How does that taste for you, buddy?

COOPER: Tastes like meat.

ENTEN: OK, let's try the other one. Go ahead. What do you think about that?

COOPER: I don't know. It looks totally -- I mean it looks like a -- it's some -- I don't know what it is. Like this doesn't look real. So, is this --

ENTEN: That is the --

COOPER: Is this the meat?

ENTEN: That's the impossible.

COOPER: That's the impossible. Oh, really? OK.

ENTEN: So you were correct.


ENTEN: So, did you like the beef hot dogs?

COOPER: I do like the beef hot dogs, yes.

ENTEN: See, maybe you should have hot dogs more often.



COOPER: No, it's just like -- it's terrible for you, isn't it?

ENTEN: I mean it's terrible for you, but you got to live life once in a while. Have some water by the way if you need to.

COOPER: Is that the definition of living life?

ENTEN: I think so, nothing like chocolates. COOPER: I'd rather have a chocolate chip cookie or a Big Mac.

ENTEN: How about a Big Mac, a hot dog, and a chocolate chip cookie?

COOPER: I would go for that. What is -- so I've never had coleslaw.

ENTEN: That is my personal favorite.

COOPER: I'm not going to have any coleslaw, I don't want any. And I've never had actual just mustard.

ENTEN: So interestingly enough, mustard is the number one condiment for a hot dog.

COOPER: Is it really?

ENTEN: Yes it is.

COOPER: That blows me away.

ENTEN: There was a Marist poll, there's polling on everything as I like to say --

COOPER: I would have thought ketchup.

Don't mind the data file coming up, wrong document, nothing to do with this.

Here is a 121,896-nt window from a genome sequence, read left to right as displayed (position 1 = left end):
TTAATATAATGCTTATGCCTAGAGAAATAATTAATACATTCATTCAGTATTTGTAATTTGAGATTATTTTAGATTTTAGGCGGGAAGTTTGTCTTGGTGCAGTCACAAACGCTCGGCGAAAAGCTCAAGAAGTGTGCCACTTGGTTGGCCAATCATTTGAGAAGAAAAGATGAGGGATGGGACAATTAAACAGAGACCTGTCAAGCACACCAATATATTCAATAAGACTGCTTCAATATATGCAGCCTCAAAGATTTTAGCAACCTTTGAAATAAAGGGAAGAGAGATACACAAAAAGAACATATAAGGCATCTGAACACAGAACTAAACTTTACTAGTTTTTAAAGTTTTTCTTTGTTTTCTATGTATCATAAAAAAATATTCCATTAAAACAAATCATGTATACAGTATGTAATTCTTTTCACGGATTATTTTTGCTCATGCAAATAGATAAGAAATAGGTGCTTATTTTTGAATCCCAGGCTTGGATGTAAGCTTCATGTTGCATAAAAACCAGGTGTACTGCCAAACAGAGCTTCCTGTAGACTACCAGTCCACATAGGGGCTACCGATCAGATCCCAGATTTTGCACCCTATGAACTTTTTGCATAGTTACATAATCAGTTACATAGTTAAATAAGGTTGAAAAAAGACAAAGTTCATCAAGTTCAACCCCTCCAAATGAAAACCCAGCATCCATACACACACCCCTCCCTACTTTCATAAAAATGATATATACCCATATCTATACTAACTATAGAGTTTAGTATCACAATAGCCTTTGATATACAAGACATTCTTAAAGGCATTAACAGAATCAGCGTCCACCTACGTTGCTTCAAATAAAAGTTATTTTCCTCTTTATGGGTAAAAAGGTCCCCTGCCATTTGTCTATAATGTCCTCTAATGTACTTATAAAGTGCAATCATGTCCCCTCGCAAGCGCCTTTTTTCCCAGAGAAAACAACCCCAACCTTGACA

ENTEN: No, ketchup is number two at 30 percent. A mustard, number one at 47 percent.

COOPER: And I understand that Joey Chestnut is having a rematch with Kobayashi on, like, Netflix?

ENTEN: He --

COOPER: And that they signed a Netflix deal?

ENTEN: They have, for Labor Day, for Labor Day. The last time that they matched up.

COOPER: I'm going to have this chili dog.

ENTEN: Yes, have the chili dog. Let's eat some chili dogs. Hold on. The last time that they matched up. I'll inform the audience as we eat. Chestnut was able to crush Kobayashi. I believe he's beaten him multiple times in fact.

So this should be a very interesting matchup where we sort of get these arch rivals going against each other. Kobayashi and Chestnut have not faced off in a while. And I think there's a real question about what exactly will occur here. Now, Anderson, I do have to say that --

COOPER: How many hot dogs did they eat, Joe, roughly, do you know?

ENTEN: Oh, yes, they roughly -- they could be eating in the 50s, the 60s, the 70s.

COOPER: All right.

ENTEN: It's a matter of time.

COOPER: Not with buns though.

ENTEN: No. You have to eat the buns as well. You have to dip. And so Kobayashi will absolutely dip the buns and the hot dogs in the water and then stuff them down his mouth.

COOPER: Oh, my son's been dipping stuff in water and I'm -- I keep telling him to stop.

ENTEN: Maybe he can be a -- here's what we're going to do. You have to eat some mustard hot dogs right now because you've never done it before. Anderson Cooper has never -- folks, Anderson Cooper has never had mustard on a hot dog in his life.

COOPER: I mean, what's the point? If you like ketchup, why do you need mustard?

ENTEN: How is that possible?

COOPER: No, why do you need it?

ENTEN: You need it because it tastes good.

COOPER: Ketchup is good.

ENTEN: No, mustard -- how is it possible that you'd never --

COOPER: Why do you need more? If ketchup is good enough, you don't need more things. You don't need what's sauerkraut and I've never had that in --

ENTEN: The more the merrier, Mr. Cooper.


ENTEN: Here, have it. Try it. Let's try it together.

How does that for you?

COOPER: I don't see the point.

ENTEN: You don't see the point?

COOPER: I don't see the point.

ENTEN: Oh, get the heck out of here.

COOPER: I don't see the point.

ENTEN: Could you just at least try a little coleslaw?

COOPER: No, I'm not going to have coleslaw.

ENTEN: Oh, that was my mother's favorite. You're disappointing my mom. You're disappointing Dr. Strassberg.

COOPER: Well, I went -- as soon as Kaitlan's show starts already.

ENTEN: All right.

COOPER: Harry Enten, thanks. Have a great weekend. The Source starts now.